a. Only in that election did Leslie run for public office.
b. * Only in that election Leslie ran for public offcie.
c. Only Leslie ran for public offcie.
d. * Only Leslie did run for public office.
First of all, I understand a, b, and c. But the problem is d. Why is d grammatically incorrect? I think "did" in d is inserted there for emphasis as in this exmple sentence, "I do want to go to a museum."
The problem with (d) is that, for inversion to exist, the component being restricted or negated (in this case, restricted by only) does not have to be the subject, and "Leslie" is the subject.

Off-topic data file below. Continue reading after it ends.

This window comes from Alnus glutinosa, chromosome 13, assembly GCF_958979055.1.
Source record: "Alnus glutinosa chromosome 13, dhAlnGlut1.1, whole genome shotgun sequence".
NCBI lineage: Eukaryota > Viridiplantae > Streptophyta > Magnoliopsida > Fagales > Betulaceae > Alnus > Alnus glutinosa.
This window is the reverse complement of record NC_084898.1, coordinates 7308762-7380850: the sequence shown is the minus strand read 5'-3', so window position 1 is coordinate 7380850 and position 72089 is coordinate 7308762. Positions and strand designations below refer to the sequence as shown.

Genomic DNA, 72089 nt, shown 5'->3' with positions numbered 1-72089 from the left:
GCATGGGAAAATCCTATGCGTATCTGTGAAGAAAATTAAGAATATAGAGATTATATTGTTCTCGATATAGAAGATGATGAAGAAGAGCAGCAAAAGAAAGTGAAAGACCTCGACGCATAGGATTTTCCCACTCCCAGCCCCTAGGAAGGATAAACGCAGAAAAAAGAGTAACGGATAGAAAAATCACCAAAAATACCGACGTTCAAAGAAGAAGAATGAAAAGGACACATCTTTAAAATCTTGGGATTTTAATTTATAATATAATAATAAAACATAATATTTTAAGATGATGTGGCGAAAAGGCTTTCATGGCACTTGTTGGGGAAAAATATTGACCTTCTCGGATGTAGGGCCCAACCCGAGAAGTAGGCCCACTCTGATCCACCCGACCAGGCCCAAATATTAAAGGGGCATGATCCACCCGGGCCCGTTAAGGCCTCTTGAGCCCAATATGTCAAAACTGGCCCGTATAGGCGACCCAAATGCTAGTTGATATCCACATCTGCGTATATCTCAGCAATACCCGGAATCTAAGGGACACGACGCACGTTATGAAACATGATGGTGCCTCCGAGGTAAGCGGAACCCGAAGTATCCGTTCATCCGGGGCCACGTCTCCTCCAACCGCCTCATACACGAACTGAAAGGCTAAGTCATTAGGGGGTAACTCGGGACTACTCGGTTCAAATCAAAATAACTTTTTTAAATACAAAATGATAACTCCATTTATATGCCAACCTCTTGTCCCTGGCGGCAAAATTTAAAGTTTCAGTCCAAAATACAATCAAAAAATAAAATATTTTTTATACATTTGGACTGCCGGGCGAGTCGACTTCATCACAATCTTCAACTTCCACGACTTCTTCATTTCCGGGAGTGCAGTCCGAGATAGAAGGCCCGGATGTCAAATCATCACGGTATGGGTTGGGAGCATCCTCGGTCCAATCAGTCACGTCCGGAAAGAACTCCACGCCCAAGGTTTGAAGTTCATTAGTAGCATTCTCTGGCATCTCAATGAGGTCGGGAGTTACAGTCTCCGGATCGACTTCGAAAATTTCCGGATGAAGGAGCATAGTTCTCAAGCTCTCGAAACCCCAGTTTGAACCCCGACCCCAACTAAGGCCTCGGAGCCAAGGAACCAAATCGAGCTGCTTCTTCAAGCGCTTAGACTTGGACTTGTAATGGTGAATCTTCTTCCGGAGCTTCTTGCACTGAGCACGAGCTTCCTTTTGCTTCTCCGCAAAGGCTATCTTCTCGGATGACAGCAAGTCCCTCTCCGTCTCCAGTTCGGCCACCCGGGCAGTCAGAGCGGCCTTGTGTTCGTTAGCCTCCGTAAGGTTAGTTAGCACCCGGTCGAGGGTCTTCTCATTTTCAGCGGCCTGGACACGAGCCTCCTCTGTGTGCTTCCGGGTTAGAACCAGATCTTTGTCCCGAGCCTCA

Emphatic "did run" does not work with "only" in the subject, as Raymond suggested.
Notice what happens with "alone" depending on whether it appears within the subject or within the predicate:
1. Leslie alone ran for public office. CORRECT
2. (*) Leslie alone did run for public office. INCORRECT
3. Leslie did run for public office alone. CORRECT
Although semantically different—in (1) "alone" is synonymous with "only," while in (3) it means "unacccompanied"—, syntactically emphasis only works if "alone" does not appear in the subject, just as is the case with "only."